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MC profs discuss decennial nomenclature

Barry McNamara
01/08/2010
MONMOUTH, Ill. — In the past few days, many people have found themselves needing a simple name as they refer to the recently completed decade. Trouble is, there is no simple answer. Due to distracting issues like Y2K, best of the millennium lists and debate over whether a decade started in the “0” or “1” year, no consensus on what to call the years 2000 to 2009 was reached before the decade started. Ten years have done little to change the situation.

Among the suggestions have been the “ohs,” the “double-ohs,” the “zeros” and the “naughties.” None have ever caught on, so Monmouth College history professors were asked what “decennial nomenclature” – to borrow a phrase from New Yorker columnist Rebecca Mead – they thought might eventually stick.
 
“I’d go for the ‘Twenty Oughts,’” said William Urban, the Lee L. Morgan Professor of History & International Studies, choosing to intentionally misspell “aught.”
 
He added, “I rather like the implication that the last decade ‘ought’ to have been something else, but we can’t run control groups on history, and, to judge by the people buying Christmas presents, it could have been worse.”
 
Assistant professor Fred Witzig said he “very briefly checked a few recent American history textbooks for their characterization of the first decade. They seem to call it simply ‘The 2000s.’”
The Monmouth professors were also asked if “The 2000s” will wind up with a catchy nickname, like “The Gay Nineties” or “The Roaring Twenties.”
“One textbook published in 2009 subtitled the section on the first decade of the 2000s ‘America in Crisis,’” said Witzig. “But as I tell my students, I’m hesitant to put much stock in characterizations of recent American history. I’m not even sure we know enough about the 1980s to make any grand pronouncements yet. We could be seeing the waning of America as the world’s superpower, or we could be at the start of ‘the next American century,’ as one textbook confidently declares.”
“It’s far too early to see if the decade is over yet,” said Urban. “Jacques Barzun dated the Nineties from 1890 to 1914, and the Sixties ended about 1974. We don’t know yet if the next decade will be sufficiently different to have its own name. Once Iran and North Korea have atomic weapons and effective missile systems, the ‘20 Oughts’ might look like the last years of our golden age.”
 
Associate professor Simon Cordery agreed with that “last years” sentiment, suggesting “How about ‘The End?’ The first decade of the 21st century may well go down in history as the final burst of glory for unrestrained capitalism. A resurgence of socialism is unlikely, but a move toward a mixed economy is possible, and even necessary.”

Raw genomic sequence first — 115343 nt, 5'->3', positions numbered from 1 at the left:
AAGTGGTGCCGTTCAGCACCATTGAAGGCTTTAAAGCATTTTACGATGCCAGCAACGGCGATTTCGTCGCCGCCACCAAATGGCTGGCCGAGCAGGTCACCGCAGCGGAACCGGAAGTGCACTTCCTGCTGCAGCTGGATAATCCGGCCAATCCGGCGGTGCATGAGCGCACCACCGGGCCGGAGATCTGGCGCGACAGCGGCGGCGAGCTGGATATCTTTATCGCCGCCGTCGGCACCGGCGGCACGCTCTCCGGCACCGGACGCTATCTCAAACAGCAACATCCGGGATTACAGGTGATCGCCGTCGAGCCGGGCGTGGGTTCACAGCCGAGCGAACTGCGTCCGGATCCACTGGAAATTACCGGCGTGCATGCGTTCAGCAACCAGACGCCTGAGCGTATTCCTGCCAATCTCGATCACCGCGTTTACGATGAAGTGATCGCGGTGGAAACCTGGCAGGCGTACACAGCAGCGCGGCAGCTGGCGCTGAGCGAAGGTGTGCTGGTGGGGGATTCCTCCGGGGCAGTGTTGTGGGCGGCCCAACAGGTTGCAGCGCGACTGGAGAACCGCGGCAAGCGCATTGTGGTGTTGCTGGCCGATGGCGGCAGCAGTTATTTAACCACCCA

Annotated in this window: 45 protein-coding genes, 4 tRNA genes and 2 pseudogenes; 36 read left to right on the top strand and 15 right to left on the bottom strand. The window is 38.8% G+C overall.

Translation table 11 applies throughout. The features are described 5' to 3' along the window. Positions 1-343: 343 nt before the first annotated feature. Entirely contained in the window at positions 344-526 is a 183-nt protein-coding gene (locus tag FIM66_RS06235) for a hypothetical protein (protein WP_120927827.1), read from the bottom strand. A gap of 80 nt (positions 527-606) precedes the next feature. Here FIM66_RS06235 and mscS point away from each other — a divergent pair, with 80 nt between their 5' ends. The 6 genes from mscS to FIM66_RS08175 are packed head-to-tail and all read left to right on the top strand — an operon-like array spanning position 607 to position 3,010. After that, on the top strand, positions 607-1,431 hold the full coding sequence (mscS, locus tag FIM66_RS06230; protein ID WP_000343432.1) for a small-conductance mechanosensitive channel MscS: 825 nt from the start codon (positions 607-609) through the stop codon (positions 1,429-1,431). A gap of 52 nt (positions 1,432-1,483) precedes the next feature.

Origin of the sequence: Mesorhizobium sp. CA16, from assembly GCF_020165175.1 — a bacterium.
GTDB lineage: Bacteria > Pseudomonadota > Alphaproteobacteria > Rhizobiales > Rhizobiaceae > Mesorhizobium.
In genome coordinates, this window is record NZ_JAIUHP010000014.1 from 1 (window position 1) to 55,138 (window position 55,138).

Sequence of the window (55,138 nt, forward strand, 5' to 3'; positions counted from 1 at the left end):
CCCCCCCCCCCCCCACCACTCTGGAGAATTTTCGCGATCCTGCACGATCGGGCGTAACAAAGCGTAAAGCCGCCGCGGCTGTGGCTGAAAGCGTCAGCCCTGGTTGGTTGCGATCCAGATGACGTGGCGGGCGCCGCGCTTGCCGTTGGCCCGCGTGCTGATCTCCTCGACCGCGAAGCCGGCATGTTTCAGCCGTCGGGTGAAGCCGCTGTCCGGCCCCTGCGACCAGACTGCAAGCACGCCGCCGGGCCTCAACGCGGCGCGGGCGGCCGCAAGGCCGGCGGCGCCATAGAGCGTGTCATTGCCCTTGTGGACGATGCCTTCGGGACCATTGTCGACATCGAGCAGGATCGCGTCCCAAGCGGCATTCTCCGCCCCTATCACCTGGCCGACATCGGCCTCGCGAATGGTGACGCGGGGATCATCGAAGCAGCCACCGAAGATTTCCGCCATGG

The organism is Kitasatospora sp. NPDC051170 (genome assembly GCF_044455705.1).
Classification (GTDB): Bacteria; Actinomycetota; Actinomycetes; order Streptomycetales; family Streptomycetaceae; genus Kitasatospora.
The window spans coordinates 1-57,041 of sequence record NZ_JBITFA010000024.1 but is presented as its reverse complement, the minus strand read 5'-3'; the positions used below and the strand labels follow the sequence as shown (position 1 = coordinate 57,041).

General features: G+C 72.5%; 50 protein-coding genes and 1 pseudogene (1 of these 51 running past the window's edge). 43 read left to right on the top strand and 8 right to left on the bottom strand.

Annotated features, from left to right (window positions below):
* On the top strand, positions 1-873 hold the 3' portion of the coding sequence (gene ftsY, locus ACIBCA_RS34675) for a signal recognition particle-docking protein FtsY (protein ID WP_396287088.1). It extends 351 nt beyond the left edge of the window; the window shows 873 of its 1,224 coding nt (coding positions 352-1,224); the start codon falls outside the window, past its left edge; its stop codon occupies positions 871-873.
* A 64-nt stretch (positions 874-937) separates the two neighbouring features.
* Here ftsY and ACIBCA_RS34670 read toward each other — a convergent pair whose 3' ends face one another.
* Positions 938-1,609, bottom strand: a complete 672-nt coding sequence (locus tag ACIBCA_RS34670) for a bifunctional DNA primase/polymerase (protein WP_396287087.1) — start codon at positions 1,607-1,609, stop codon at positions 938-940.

While Urban’s “20 Oughts” might not catch on, he seems to have valid points about the nomenclature for the current year and decade.
 
“We should probably start referring to the year ‘twenty ten,’ as in 1910, 1810, 1710,” he said. “It would be awkward to speak of the ‘Eighteen Hundred and Twelve Overture.’”
As for the decade, Urban said, “The ‘20 Teens’ isn’t perfect, but has anyone thought of anything better?”
 
Cordery said a lack of forward thinking could play the major role in how the early 21st century will ultimately be remembered.
“In a nutshell, the story of this decade may be politicians, financiers, industrialists and consumers looking only to the next month or year with no concern for anything beyond the immediate temporal horizon.”
 
Of what else is in the store for “The Teens,” Cordery said, “The dramatic failures of Copenhagen and the wars in Iraq and Afghanistan suggest that international relations should be more intentionally multilateral. We should expect to see, and indeed embrace, the further erosion of national sovereignty. Self-regulation does not work. So, who should take over? Who or what institution could oversee the creation of a mixed global economy where charters of individual freedom coexist with controls on economic activity? The only logical place is the U.N., but history so rarely follows logic. Let me just suggest that the next decade will be one of many false dawns. Our collective problems may not be intractable but they are long-term and, at the end of ‘The Teens,’ we will begin to realize and act on that challenge.”
 
Speculating on the immediate past, much less gazing into the future, “is not the province of the historian,” cautioned Cordery.

In other words, he and his history faculty colleagues don’t have 2020 vision.